The Sovereign of the Month
Sovereign of the Month
Discover More

In 1914, the United Kingdom’s coinage was the envy of the world, with The Sovereign regarded as the pinnacle of the standards we maintained. However, the First World War brought an end to a golden age of Sovereign production in the UK. As the conflict spread throughout Europe, the UK needed gold bullion, a finite resource, to help finance the war effort.

1918 Sovereign

Although India didn’t experience a gold rush of its own, gold bound for London from South Africa was diverted to the region due to naval blockades during the First World War. A branch mint was therefore established in India and, for one year only, Sovereigns were struck in Bombay (now Mumbai).  

An Established Coin

During the nineteenth century, India had its own distinctive gold coinage, yet Imperial Sovereigns and Half-Sovereigns were also used. According to an entry in the Gazette of India from 1866, bankers and merchants in the country actively sought out Sovereigns as ‘a medium of reserve wealth’.  

The early Sovereigns struck in the branch mint in Sydney, Australia, were particularly popular in India on account of their yellow colour in contrast to the redder Sovereigns produced in London. Many Indian banks employed agents in the Australian goldfields to buy the gold at source, to be minted and then sent via Sri Lanka to India. 

Calls for an Indian Branch Mint

At the turn of the century, the Deputy Master of the Mint, based in London, predicted that new branches would soon open ‘in the East and West of the Empire’. The Deputy Master at Melbourne was asked to investigate the possibility of establishing a branch mint in the vicinity of the Indian mint in Bombay at the time, but as a legally separate operation.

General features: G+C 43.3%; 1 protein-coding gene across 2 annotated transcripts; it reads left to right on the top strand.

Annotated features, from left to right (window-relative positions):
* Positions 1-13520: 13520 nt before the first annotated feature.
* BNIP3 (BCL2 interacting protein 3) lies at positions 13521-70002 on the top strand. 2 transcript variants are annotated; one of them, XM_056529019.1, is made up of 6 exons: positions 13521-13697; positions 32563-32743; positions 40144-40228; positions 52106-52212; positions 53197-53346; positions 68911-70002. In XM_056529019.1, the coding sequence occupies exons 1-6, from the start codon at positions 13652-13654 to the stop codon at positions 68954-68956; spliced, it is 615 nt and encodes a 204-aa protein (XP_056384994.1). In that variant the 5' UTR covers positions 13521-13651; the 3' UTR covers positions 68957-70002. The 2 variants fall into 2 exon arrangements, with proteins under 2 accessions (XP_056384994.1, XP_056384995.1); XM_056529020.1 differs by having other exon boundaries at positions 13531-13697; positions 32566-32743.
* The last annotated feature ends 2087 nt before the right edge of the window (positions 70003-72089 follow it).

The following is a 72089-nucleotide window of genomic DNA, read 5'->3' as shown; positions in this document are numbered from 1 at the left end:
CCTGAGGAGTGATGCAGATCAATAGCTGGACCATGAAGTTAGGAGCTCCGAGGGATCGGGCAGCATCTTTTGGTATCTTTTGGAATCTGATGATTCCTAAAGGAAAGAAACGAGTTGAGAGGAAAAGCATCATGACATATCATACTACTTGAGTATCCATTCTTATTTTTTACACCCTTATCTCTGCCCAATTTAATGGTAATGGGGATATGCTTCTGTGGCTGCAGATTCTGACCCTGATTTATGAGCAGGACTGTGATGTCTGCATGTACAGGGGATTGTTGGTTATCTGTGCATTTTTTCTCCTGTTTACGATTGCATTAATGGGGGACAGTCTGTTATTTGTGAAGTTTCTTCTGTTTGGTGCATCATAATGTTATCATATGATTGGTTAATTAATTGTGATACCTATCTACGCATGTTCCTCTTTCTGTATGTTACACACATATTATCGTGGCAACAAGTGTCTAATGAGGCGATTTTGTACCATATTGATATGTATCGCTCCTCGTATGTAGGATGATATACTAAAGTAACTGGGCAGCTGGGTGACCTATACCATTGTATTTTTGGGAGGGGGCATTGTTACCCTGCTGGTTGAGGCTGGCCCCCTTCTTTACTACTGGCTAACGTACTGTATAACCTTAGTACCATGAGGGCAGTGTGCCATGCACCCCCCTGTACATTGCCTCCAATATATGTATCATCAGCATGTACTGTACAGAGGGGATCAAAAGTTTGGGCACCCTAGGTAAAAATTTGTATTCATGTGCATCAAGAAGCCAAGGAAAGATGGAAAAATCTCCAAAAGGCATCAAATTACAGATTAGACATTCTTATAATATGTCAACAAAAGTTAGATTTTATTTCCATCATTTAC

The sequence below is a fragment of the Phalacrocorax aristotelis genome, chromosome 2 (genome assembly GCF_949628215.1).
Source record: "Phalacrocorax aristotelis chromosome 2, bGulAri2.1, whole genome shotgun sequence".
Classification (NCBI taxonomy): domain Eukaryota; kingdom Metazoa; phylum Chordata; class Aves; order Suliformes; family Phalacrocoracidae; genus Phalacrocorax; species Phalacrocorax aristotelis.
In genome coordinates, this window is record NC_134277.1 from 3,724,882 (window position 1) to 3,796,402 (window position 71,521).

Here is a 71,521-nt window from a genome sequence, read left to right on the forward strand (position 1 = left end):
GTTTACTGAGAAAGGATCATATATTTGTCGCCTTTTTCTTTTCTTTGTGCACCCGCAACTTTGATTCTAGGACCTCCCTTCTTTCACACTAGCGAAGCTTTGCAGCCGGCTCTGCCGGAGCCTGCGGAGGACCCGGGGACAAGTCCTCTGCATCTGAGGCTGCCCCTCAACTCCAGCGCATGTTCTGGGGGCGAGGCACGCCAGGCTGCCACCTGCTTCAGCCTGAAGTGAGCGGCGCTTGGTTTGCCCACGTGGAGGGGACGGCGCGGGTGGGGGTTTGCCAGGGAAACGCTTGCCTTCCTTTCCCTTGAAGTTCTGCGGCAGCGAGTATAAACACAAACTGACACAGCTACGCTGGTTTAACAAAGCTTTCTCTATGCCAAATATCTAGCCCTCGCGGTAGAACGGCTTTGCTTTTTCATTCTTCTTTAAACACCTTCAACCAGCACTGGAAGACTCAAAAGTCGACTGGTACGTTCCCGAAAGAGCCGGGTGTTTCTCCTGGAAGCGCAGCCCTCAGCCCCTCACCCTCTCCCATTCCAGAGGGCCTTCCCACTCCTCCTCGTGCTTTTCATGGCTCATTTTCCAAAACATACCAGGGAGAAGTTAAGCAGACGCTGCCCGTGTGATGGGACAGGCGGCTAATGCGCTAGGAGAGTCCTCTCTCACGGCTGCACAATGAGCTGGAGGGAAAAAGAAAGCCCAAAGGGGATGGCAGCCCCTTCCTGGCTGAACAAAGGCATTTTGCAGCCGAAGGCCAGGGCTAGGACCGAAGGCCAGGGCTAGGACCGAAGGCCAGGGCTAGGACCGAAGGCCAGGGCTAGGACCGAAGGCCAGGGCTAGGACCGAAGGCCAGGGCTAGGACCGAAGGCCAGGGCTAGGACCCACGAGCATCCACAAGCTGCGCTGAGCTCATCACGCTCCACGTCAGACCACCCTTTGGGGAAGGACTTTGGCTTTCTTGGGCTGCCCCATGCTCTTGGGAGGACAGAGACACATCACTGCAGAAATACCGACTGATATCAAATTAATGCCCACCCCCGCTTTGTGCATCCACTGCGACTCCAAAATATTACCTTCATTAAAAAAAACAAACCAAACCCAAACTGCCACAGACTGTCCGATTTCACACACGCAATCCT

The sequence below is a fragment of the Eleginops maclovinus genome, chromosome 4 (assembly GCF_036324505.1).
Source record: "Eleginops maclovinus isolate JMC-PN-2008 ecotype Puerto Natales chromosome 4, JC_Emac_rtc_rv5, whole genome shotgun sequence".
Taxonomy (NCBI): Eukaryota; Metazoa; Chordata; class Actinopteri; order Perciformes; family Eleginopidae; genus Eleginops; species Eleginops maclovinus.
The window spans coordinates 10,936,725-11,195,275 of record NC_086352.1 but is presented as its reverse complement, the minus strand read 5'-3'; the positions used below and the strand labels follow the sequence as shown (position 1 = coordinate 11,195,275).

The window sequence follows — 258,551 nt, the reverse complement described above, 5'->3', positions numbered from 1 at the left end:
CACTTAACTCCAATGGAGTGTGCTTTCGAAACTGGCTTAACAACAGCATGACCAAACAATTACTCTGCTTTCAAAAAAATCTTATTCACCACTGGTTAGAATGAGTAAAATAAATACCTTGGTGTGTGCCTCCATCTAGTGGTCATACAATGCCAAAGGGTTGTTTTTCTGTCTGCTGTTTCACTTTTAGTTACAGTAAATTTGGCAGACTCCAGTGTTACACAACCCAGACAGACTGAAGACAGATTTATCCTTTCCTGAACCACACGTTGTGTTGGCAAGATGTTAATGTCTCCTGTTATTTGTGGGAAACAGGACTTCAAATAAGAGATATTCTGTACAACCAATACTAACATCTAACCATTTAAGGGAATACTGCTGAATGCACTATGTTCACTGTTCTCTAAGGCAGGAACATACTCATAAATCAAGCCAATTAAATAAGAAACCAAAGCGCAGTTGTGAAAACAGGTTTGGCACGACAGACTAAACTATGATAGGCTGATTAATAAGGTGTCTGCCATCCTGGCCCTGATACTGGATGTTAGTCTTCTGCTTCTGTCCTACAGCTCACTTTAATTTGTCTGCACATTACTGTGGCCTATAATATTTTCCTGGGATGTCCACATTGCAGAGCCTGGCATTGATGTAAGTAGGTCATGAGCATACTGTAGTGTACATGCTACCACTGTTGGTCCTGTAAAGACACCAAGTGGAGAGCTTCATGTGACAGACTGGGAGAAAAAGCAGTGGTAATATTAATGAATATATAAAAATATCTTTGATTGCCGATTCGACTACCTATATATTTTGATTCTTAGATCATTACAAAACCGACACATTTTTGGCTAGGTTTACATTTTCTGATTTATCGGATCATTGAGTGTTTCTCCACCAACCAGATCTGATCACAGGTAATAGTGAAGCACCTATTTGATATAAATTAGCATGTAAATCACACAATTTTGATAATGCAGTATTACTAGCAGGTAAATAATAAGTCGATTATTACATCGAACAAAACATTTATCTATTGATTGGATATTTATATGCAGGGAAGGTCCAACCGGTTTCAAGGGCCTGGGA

Although the scheme was shelved by the Home Secretary in 1903, requests from the Indian Government to mint Sovereigns in the country resurfaced in 1917. Construction of the Bombay branch mint concluded in May 1918 and the dies, plant and machinery arrived from London the following month. Automatic weighing machines and two coining presses arrived in early August and the first coinage was issued on 15 August 1918.  

Under the new Deputy Master, R. R. Kahan, 1,294,372 Sovereigns were struck at the branch mint in Bombay, distinguished from other Sovereigns by the inclusion of a small ‘I’ mint mark for India. 

1918 Sovereign close up

A Fleeting yet Fruitful Operation

By 1919, no blanks were forthcoming and following the end of the First World War, the Bombay branch mint ceased production and closed. Despite its short operating span, it struck more Sovereigns in its single year of operation than the Canadian branch mint in Ottawa produced in more than two decades. 
Each Sovereign produced at the Bombay branch mint portrays Benedetto Pistrucci’s iconic St George and the dragon design on its reverse, which is now synonymous with the ‘chief coin of the world’. The obverse of the 1918 George V Sovereign features a portrait of the monarch facing left, created by Australian sculptor Bertram Mackennal. 

Shop Sovereign of the Month


Specification Value
Denomination Sovereign
Alloy 22 Carat Gold
Weight 7.98 g
Diameter 22.05mm
Reverse Designer Benedetto Pistrucci
Specification Value
Obverse Designer Bertram MacKennal
Quality Circulating
Year 1918
Pure Metal Type Gold
Mint Mark I
Feefo logo